After watching Schwartz’s lecture about what experiments that implied the existence of spirits, I wanted to know more about his perspectives. So I decided to pick up one of his more recent books from Prof. Mann’s library called The Scared Promise. The section of this book I focused on was the portion where he explores the possibility of spirits having healing capabilities. One particular experiment he did was quite shocking, and I thought it would be great to share this with the class.

Dr Howard Hall holds two PhDs – one in experimental psychology from Princeton, and another in clinical psychology from Rutgers. He is currently a tenured faculty member at Case Western – the point is, he is not some random person off the street. He is also very spiritual, and practices a type of Islamic faith called Sufism. One of things Sufis practice is what is called Deliberately Caused Bodily Damage, or DCBD. The practitioner basically takes some sort of a sharp object, and inserts it into his body. It is claimed that experts can do this without experiencing any physical pain, and the wound is said to heal within minutes. Dr.Schwartz decided to have Dr.Hall perform DCBD in a laboratory setting, with EEG and GDV (Gas Discharge Visualization) machines running to measure his physical states.

Just like most of his experiements, Dr. Schwartz did his best to make it foolproof – he bought the tool (a metal ice pick) himself and brought it to the experiment himself so there is no trickery. Dr. Hall meditated and prayed for about 90 minutes, and then signaled that he was ready to insert the ice pick into his cheek. It took him about a minute to insert the ice pick into his cheek, and he kept the ice pick in his cheek for about 5 minutes, so that his EEG can be measured. He then took the ice pick out of his cheek. Upon immediately checking his cheek, there was a single drop of blood that appeared, and in about 1 minute, the wound showed no sign of inflammation or tearing. Interestingly, EEG frequencies during the insertion of the pick was very low (theta and delta activities).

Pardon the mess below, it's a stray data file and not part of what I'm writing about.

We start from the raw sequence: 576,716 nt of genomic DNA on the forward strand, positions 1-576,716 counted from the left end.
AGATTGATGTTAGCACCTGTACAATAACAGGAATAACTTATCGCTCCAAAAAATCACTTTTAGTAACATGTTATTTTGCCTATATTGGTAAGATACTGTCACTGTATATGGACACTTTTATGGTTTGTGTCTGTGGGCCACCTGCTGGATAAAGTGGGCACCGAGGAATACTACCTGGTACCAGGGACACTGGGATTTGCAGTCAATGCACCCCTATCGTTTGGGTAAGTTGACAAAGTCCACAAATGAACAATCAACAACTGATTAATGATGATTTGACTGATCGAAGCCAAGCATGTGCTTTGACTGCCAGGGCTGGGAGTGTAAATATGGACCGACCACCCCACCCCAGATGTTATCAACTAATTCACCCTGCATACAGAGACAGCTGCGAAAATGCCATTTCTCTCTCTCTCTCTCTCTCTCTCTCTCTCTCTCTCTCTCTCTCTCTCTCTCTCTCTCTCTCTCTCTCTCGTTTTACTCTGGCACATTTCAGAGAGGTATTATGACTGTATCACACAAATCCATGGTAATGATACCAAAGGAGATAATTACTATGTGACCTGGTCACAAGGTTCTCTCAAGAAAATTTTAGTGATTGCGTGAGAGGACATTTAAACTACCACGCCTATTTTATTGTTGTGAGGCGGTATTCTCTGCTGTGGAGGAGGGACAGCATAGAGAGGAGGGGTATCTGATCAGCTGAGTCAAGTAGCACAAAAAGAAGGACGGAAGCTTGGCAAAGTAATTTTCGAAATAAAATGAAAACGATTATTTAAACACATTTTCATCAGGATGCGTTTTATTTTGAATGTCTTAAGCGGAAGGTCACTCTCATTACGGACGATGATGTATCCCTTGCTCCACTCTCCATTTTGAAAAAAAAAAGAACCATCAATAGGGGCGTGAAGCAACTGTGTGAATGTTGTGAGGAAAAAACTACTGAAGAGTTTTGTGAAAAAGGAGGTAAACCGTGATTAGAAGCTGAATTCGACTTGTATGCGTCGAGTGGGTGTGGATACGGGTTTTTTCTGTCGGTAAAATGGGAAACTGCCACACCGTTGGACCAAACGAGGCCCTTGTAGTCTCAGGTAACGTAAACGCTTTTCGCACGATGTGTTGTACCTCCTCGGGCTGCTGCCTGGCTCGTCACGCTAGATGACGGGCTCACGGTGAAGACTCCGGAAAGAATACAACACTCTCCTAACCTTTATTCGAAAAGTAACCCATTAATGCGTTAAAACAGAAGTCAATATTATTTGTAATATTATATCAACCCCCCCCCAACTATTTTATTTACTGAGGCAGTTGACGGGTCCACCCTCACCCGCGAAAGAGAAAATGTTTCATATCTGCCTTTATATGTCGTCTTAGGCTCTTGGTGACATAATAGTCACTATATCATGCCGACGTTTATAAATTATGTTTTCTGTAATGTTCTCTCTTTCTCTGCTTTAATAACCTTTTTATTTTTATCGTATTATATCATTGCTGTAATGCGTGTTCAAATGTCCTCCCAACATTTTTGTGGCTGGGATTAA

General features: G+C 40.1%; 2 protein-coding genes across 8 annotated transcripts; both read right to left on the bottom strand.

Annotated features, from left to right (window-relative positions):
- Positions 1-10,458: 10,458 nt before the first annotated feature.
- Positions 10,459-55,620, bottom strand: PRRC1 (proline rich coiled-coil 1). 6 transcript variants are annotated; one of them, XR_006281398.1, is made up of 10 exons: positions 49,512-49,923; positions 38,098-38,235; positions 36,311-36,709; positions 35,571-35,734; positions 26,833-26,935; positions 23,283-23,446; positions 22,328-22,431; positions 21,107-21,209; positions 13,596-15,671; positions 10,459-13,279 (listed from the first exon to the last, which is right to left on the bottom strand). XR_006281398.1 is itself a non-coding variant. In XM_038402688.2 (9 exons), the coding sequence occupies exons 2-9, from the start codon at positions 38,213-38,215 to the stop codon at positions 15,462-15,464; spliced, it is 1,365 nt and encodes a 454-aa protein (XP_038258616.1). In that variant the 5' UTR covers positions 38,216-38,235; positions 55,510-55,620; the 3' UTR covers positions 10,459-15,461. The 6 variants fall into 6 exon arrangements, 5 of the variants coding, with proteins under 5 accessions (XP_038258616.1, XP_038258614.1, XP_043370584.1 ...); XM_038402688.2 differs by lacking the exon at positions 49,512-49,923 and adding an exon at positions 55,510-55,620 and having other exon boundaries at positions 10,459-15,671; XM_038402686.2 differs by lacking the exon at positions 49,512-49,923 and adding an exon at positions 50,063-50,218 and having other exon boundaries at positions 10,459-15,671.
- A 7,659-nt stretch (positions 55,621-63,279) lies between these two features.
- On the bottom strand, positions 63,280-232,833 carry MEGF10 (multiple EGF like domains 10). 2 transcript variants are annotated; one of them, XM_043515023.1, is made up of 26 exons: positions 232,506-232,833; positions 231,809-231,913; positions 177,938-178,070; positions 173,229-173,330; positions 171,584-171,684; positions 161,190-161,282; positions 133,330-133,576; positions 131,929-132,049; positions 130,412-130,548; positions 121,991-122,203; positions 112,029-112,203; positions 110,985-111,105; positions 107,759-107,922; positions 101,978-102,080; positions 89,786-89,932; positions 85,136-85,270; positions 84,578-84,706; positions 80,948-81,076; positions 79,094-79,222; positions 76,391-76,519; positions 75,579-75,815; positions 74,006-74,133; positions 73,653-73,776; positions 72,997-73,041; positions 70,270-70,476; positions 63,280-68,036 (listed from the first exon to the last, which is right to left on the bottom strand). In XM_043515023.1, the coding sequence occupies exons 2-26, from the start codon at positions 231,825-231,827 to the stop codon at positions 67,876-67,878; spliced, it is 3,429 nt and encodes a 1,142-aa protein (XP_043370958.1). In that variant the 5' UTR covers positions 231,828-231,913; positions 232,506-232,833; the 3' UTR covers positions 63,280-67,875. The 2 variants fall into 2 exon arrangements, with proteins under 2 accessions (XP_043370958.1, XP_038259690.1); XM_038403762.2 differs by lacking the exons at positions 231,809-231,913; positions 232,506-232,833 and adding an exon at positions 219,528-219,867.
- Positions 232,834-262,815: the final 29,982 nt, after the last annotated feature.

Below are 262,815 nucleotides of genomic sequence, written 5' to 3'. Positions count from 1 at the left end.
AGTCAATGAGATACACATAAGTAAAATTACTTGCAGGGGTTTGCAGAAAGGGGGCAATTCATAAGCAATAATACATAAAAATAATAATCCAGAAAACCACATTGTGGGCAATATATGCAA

Though there maybe ways to attack this experiment from a skeptical perspective (the experiment was fake or didn’t happen, or possibly explaining the phenomenon as some super placebo effect), but Dr. Hall claims that it was the spirit of Mohammad that showed up and allowed him to do what he did. It also happens to be that the mediums in the lab (there were a few watching the experiment) saw spirits.

For me, this was very shocking because if this experiment was completely genuine with no sort of tricks, it is something that is intriguing from both spiritual and scientific point of view! I would love to be in a situation where I can witness something like this happening.